Lucid Culture

JAZZ, CLASSICAL MUSIC AND THE ARTS IN NEW YORK CITY

The Nathaniel Smith Quartet Puts Out a Memorable Debut

The songs on the Nathaniel Smith Quartet’s debut album are cosmopolitan and often warmly evocative – and they’re songs in the purest sense of the word. Smith’s hooks and tunes are memorable, if not always head-on – there’s plenty of implied melody, and as you would expect from a drummer, he’s got a great feel for the spaces between. In case you might be wondering, this cat plays under the name Nathaniel Smith to avoid confusion with his colleague of the same name who goes by Nate. He’s got a good band: on alto sax, Jon Irabagon hangs closer to the purist melodicism of his Concord Jazz work rather than the bebop terrorism of his more outside projects like Mostly Other People Do the Killing. Mark Anderson holds down the bass smartly and tersely, with Jostein Gulbrandsen – who also contributes two compositions – on guitar.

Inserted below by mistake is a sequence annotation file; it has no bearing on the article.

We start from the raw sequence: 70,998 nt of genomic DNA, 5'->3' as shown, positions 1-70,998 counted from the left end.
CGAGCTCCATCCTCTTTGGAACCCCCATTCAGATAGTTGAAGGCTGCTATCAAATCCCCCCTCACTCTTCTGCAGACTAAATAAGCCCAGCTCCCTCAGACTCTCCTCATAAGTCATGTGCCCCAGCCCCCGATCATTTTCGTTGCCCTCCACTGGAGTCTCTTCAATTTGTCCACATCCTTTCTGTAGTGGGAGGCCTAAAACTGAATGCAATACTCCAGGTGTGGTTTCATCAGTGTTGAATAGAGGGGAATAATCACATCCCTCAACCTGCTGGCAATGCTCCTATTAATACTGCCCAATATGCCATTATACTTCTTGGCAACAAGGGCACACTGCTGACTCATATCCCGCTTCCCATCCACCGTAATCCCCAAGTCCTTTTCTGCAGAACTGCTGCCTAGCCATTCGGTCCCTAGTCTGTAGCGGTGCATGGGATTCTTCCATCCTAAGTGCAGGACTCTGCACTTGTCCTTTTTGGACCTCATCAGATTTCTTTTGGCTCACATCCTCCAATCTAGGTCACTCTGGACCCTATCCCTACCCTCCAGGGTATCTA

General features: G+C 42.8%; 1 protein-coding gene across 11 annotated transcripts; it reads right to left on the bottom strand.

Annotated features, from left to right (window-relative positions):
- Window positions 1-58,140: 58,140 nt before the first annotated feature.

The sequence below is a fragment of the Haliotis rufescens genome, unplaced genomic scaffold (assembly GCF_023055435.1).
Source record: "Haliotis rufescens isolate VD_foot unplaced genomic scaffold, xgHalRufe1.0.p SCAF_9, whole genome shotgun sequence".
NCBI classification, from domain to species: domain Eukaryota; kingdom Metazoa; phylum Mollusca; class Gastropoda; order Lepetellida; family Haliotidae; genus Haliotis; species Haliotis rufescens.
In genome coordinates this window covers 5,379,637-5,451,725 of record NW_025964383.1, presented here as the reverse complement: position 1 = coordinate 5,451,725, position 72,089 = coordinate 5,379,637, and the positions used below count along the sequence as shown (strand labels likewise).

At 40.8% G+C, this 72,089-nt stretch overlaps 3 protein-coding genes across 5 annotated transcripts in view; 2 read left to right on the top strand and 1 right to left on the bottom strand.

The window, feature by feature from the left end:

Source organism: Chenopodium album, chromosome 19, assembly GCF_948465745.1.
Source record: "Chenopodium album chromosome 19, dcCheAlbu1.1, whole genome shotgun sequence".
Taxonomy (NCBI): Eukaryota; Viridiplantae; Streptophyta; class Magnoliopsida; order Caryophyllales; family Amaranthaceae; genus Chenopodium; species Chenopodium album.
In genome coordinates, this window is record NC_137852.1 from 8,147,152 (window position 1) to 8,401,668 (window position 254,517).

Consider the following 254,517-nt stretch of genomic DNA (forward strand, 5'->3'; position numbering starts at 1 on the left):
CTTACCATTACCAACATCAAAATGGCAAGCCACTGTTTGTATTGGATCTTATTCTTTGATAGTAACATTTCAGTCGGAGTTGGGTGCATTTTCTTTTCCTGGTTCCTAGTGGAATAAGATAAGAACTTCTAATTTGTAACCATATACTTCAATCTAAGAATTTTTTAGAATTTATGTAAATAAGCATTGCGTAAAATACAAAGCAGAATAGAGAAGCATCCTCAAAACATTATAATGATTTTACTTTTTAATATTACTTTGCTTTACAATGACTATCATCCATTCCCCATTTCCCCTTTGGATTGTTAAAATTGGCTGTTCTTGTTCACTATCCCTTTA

The opening track, Daybreak and Then Dusk, seems to allude to a day gone in a flash, briskly shuffling, Gulbrandsen feeling around uneasily for his footing, Irabagon running out of gas comedically after a scurrying excursion, Anderson playing the voice of reason and taking it halftime as Smith splashes around, obviously in his element. Tortoise Pendant, a jazz waltz in disguise, gracefully expands from a steady center – in the distance, you can hear an old soul song amid Irabagon’s expansive permutations. The first of Gulbrandsen’s songs, Return of the Bear – a stock market allusion, maybe? – shuffles edgily over a terse central hook, Irabagon bringing it up to a rapidfire swirl and then back, where they hammer it home simply and matter-of-factly. Gulbrandsen’s other one is the largo ballad Tomorrow’s Perfume, a really interesting one, the languidness of the melody making room for artful, judicious coloring from Smith, Irabagon allowing just enough of the tune to emerge that its distant blues ballad ancestry becomes clear.